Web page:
Seeing as it's January, that means that we go through many accounting phases about what happened last year. Most of the ones we go through publicly are ones about how we spent our time: did we work out enough, write enough, study enough, love enough. Others we Americans tend to go through with a deep sense of reserve and privacy, mostly about money.

Last year I made what is, to me, an insane amount of money. Far more than I ever thought I'd be making in any given year. And it's more than the year before that; in fact, it's been steadily going up every year since the 2008 recession. Even after adjusting for inflation, I'm still making more per year than my father did, which I have to say is utterly mind-boggling, since he was a radiologist, a pioneer in nuclear medicine, and a real estate mogul all at the same time.

Yet, I've never felt the connection between work and reward feel more tenuous.

I'm currently in a large infrastructure position where, nominally, I was hired for my skills as a software developer, yet I now joke that I write code during the commute because they don't let me write it at work. Instead, I manage configuration files. I worked on fleshing out a platforming initiative for a massive chunk of network monitoring software; that platform is now mature enough that the skills I initially brought to the table are no longer needed. The real skills I spent twenty years acquiring are now being allowed to decay while I fiddle around the edges of an impressively large but intellectually dull enterprise software product.

On the other hand, because it is a network monitoring tool that helps prevent enterprise-scale service failure, finacial loss, and outright fraud, there is an unbelievable amount of money sloshing around the sector, and my company has seen fit to reward me repeatedly with bonuses, raises, and stock options.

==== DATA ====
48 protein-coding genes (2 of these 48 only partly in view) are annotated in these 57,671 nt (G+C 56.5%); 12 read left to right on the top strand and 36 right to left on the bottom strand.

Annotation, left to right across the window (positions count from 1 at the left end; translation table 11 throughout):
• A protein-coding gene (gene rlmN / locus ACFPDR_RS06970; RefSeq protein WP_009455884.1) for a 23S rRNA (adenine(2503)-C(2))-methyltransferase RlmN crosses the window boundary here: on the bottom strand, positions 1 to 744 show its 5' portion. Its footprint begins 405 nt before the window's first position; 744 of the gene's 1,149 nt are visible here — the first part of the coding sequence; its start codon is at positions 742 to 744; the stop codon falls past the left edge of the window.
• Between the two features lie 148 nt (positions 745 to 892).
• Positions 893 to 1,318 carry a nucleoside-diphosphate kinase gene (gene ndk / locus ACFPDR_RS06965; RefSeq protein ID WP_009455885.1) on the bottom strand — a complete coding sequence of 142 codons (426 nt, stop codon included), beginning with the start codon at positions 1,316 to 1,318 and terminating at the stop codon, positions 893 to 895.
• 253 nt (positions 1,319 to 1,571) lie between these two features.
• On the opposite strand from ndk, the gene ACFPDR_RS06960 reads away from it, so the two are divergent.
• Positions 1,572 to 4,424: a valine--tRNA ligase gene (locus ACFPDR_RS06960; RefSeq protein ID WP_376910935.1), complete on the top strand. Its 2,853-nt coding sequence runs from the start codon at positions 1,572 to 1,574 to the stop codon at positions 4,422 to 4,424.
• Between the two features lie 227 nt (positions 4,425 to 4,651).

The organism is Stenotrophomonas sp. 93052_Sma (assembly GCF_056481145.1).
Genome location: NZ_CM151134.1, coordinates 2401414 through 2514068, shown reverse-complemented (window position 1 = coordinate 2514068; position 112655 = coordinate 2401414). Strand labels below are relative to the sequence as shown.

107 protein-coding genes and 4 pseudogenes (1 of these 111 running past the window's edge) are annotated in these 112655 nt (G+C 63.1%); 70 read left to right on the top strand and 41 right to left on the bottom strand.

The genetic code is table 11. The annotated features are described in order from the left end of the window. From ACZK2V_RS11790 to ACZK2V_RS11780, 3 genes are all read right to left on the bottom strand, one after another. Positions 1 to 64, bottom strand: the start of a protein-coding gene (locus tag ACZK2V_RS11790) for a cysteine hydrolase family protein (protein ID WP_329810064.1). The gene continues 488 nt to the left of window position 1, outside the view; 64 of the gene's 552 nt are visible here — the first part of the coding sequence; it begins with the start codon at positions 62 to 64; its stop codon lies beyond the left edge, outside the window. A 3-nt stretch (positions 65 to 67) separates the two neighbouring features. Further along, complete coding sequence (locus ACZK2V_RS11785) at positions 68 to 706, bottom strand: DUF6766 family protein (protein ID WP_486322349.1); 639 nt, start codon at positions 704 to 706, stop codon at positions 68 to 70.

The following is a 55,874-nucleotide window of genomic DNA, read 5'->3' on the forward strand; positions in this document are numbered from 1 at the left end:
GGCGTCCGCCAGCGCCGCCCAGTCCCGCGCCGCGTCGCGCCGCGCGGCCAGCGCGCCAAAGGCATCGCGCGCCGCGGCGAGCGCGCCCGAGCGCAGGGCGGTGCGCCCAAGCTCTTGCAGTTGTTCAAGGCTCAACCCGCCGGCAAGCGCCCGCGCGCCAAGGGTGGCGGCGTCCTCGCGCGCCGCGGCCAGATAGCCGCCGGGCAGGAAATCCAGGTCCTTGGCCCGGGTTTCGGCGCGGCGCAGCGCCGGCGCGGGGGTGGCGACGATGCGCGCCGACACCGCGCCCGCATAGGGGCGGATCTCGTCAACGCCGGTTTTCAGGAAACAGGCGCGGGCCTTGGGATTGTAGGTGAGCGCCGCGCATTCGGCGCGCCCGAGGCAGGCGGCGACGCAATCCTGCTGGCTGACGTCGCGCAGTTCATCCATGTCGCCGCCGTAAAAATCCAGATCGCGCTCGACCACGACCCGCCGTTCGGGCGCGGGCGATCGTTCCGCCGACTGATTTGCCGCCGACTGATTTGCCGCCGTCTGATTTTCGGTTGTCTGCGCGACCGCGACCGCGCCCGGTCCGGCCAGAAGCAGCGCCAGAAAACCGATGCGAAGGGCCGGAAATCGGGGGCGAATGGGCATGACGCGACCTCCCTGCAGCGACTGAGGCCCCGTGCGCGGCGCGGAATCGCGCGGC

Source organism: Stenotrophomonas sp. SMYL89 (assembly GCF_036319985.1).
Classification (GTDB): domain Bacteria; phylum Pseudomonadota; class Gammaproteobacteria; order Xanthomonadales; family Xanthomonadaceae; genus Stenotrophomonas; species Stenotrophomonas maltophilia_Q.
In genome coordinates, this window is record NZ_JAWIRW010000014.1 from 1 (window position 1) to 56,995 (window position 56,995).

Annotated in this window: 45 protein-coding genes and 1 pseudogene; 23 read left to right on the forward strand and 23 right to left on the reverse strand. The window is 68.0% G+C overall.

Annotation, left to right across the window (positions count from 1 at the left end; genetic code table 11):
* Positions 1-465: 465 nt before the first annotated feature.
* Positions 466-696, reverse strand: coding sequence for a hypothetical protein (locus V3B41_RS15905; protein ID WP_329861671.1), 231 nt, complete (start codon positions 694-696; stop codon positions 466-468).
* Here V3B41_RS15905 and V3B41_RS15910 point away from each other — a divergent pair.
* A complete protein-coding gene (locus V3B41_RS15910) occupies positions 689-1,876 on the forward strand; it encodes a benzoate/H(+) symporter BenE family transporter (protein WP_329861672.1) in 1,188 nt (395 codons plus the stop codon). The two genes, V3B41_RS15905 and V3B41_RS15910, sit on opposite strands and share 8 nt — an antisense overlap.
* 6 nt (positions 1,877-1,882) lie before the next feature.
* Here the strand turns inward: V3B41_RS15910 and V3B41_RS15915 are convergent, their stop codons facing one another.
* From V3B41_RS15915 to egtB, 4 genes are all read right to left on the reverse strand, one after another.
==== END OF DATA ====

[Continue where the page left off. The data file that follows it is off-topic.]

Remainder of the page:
And yet, I know I don't work nearly as hard as the average apple picker in the agricultural regions just east of where I live. I am not as ambitious or go-getter as many of my co-workers; I'm consciously on a daddy track and I'm not going to sacrifice my family's time to my employer. I do my job, hopefully well, and go home at the end of the work day. The maturity and prosaic nature of the project, I confess, leaves me cold with desire to push the state-of-the-art. (This is the flipside of my time at IndieFlix or Spiral Genetics, where I worked like a dog and put in evenings because the project was flippin' cool.)

I really don't have ambition to "maximize shareholder value" except to the point that I'm currently a shareholder myself. I have an ambition to make the world a better place. Every job I've had of the first type paid excessively well; every job of the last type was inspiring and made me feel good about myself.

When I read about that weird Silicon Valley meme that "we work hard, so our rewards are commensurate with what we do," I have to shake my head and wonder: really? Canada's Micronutrient Initiative's costs about $200 million, and has prevented almost 400 million cases of life-threatening birth defects in India, Canada, and North Africa; Candy Crush is worth $7.1 billion, and I doubt it's developers actually work as hard as the people hauling sacks of iodine crystals through the third world's back roads.

The disconnect between effort and reward has never been as stark or as absurd as it is today. My experience is a microcosm of that disconnect. I'm happy to do my job, and happy to get paid to do it, but I can't help but feel that there's something very off about the relationship between the two.